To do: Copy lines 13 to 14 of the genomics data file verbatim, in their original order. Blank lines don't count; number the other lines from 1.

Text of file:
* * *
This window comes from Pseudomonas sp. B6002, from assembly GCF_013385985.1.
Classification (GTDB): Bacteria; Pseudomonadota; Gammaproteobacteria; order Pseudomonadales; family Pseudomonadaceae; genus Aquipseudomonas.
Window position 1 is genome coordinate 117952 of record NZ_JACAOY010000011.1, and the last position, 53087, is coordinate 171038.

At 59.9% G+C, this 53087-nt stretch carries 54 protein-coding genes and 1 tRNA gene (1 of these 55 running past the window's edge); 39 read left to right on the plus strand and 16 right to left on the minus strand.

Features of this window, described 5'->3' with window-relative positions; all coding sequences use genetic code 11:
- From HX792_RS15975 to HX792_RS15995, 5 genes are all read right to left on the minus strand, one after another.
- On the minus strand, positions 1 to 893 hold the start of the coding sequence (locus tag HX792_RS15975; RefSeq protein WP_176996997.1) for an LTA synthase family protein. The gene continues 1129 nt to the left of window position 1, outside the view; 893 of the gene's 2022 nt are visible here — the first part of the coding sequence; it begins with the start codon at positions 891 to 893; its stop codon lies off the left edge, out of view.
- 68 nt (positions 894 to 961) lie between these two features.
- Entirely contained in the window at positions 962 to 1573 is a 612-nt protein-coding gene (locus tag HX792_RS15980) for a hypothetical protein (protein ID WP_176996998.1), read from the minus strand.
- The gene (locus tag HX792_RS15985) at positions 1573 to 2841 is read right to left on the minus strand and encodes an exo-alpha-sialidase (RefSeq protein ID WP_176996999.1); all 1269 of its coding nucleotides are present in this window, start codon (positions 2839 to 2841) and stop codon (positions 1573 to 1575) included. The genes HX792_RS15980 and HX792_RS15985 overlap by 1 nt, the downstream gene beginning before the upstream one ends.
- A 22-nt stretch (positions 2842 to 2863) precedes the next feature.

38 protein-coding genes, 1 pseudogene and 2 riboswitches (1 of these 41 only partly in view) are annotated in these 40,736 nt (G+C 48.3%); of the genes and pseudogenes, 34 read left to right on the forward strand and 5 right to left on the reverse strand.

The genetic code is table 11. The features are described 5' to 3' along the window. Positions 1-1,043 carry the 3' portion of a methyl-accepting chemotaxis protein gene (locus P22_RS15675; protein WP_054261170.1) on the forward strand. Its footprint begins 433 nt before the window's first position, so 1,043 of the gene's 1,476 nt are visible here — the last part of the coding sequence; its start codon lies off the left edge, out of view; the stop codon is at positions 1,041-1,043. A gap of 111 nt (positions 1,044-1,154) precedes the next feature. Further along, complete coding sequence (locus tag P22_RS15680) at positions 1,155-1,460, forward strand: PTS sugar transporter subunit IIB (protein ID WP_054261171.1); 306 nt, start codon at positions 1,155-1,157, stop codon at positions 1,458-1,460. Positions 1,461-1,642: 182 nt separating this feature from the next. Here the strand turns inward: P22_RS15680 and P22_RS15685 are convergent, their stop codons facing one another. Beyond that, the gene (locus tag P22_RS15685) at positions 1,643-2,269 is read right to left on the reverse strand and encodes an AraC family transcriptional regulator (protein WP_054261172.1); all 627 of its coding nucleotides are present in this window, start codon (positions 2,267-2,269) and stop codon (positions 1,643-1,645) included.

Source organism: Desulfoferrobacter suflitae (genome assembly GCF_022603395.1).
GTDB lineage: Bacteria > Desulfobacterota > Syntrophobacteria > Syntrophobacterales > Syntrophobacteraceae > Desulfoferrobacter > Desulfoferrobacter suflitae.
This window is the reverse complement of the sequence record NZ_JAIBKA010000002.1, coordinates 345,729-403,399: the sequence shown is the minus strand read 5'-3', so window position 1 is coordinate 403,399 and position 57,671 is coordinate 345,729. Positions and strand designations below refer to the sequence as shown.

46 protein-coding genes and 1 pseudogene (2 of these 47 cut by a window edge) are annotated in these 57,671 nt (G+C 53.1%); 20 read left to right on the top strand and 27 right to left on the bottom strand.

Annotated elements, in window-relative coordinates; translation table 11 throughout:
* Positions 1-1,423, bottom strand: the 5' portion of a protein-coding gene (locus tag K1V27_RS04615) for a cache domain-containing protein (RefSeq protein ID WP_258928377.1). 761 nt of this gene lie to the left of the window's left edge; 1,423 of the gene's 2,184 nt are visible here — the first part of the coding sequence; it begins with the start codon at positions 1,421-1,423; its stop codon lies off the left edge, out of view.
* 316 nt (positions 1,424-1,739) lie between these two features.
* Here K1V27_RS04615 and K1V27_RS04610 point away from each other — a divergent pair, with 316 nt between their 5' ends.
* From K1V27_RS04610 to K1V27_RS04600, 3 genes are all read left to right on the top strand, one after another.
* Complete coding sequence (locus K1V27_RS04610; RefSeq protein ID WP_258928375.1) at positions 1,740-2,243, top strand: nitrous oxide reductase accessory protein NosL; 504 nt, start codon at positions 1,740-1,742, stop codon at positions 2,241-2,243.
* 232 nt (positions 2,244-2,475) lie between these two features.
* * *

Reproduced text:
The genetic code is table 11. The features are described 5' to 3' along the window. Positions 1-1,043 carry the 3' portion of a methyl-accepting chemotaxis protein gene (locus P22_RS15675; protein WP_054261170.1) on the forward strand. Its footprint begins 433 nt before the window's first position, so 1,043 of the gene's 1,476 nt are visible here — the last part of the coding sequence; its start codon lies off the left edge, out of view; the stop codon is at positions 1,041-1,043. A gap of 111 nt (positions 1,044-1,154) precedes the next feature. Further along, complete coding sequence (locus tag P22_RS15680) at positions 1,155-1,460, forward strand: PTS sugar transporter subunit IIB (protein ID WP_054261171.1); 306 nt, start codon at positions 1,155-1,157, stop codon at positions 1,458-1,460. Positions 1,461-1,642: 182 nt separating this feature from the next. Here the strand turns inward: P22_RS15680 and P22_RS15685 are convergent, their stop codons facing one another. Beyond that, the gene (locus tag P22_RS15685) at positions 1,643-2,269 is read right to left on the reverse strand and encodes an AraC family transcriptional regulator (protein WP_054261172.1); all 627 of its coding nucleotides are present in this window, start codon (positions 2,267-2,269) and stop codon (positions 1,643-1,645) included.

Source organism: Desulfoferrobacter suflitae (genome assembly GCF_022603395.1).